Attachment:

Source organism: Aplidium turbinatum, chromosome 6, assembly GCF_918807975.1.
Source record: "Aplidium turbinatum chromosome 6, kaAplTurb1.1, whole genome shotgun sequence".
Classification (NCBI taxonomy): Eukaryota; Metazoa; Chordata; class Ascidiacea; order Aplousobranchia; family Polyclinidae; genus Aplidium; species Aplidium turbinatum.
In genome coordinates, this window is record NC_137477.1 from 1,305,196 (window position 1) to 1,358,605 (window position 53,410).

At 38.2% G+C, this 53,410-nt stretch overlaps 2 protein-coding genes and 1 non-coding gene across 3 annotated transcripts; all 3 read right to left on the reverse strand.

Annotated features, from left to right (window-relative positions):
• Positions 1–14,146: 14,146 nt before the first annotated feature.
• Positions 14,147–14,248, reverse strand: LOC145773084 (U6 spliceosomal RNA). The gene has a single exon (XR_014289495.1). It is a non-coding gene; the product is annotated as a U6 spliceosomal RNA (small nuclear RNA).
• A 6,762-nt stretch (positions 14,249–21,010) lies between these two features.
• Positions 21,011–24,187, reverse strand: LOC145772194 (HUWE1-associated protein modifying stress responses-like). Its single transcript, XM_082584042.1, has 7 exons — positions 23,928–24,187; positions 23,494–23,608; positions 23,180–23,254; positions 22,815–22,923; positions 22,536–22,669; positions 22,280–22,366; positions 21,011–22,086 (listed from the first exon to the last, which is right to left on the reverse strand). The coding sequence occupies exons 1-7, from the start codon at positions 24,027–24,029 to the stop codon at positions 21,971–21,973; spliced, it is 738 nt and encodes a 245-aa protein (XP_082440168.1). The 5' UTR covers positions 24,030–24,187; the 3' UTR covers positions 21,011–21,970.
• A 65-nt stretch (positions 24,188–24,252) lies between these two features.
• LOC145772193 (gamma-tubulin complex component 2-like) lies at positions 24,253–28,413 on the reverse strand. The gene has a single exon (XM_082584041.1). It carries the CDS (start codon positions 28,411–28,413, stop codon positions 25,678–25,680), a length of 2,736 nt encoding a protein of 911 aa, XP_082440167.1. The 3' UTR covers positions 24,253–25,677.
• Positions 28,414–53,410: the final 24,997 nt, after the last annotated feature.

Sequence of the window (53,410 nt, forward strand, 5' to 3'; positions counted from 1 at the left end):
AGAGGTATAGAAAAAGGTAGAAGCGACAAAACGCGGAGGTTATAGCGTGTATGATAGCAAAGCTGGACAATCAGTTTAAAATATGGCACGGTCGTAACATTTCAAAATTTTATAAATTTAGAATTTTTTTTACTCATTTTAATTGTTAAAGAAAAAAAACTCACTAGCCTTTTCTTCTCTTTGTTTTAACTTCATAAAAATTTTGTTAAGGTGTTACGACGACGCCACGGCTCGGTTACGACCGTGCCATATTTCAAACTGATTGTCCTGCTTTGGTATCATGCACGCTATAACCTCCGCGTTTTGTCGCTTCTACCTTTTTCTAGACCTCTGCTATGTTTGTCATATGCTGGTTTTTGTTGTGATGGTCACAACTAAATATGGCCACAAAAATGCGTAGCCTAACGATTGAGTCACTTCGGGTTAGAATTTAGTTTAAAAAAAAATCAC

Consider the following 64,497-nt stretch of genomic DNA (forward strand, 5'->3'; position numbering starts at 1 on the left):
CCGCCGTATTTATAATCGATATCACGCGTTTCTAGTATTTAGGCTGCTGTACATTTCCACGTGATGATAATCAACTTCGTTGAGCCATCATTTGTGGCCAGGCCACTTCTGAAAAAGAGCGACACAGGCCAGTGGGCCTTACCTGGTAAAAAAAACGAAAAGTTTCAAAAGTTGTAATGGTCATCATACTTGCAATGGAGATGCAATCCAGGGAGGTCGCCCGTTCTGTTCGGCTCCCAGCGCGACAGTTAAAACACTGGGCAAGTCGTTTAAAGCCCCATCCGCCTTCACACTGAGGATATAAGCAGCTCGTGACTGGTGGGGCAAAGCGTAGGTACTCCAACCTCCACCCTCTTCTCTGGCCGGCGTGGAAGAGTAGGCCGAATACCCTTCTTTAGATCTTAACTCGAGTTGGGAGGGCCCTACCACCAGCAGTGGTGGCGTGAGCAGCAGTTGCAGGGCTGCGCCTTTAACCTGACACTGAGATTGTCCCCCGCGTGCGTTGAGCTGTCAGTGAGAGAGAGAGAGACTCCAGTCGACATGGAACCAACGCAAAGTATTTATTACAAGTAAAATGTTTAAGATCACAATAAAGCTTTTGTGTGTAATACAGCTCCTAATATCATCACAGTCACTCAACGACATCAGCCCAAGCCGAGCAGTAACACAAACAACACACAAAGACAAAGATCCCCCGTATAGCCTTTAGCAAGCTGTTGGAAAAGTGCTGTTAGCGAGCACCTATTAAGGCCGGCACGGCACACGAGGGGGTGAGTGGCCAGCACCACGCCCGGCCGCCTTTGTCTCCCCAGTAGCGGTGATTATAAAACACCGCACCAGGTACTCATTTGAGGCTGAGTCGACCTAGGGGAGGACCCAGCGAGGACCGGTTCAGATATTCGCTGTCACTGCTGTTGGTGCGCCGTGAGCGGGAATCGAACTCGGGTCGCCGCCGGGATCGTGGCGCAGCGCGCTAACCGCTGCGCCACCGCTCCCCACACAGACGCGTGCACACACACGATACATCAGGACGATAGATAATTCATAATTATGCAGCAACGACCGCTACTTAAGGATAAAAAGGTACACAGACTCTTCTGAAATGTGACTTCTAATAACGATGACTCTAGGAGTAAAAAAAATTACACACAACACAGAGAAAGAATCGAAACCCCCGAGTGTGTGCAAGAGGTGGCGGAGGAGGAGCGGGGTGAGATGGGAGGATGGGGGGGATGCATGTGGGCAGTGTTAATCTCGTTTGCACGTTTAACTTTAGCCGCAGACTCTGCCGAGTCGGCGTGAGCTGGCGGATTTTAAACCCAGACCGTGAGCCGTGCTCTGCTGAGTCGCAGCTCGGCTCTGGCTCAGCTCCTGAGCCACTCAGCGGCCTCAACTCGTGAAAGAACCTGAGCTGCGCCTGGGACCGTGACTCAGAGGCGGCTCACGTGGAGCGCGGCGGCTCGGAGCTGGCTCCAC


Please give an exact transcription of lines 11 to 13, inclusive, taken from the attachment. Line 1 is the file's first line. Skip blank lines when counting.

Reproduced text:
• A 65-nt stretch (positions 24,188–24,252) lies between these two features.
• LOC145772193 (gamma-tubulin complex component 2-like) lies at positions 24,253–28,413 on the reverse strand. The gene has a single exon (XM_082584041.1). It carries the CDS (start codon positions 28,411–28,413, stop codon positions 25,678–25,680), a length of 2,736 nt encoding a protein of 911 aa, XP_082440167.1. The 3' UTR covers positions 24,253–25,677.
• Positions 28,414–53,410: the final 24,997 nt, after the last annotated feature.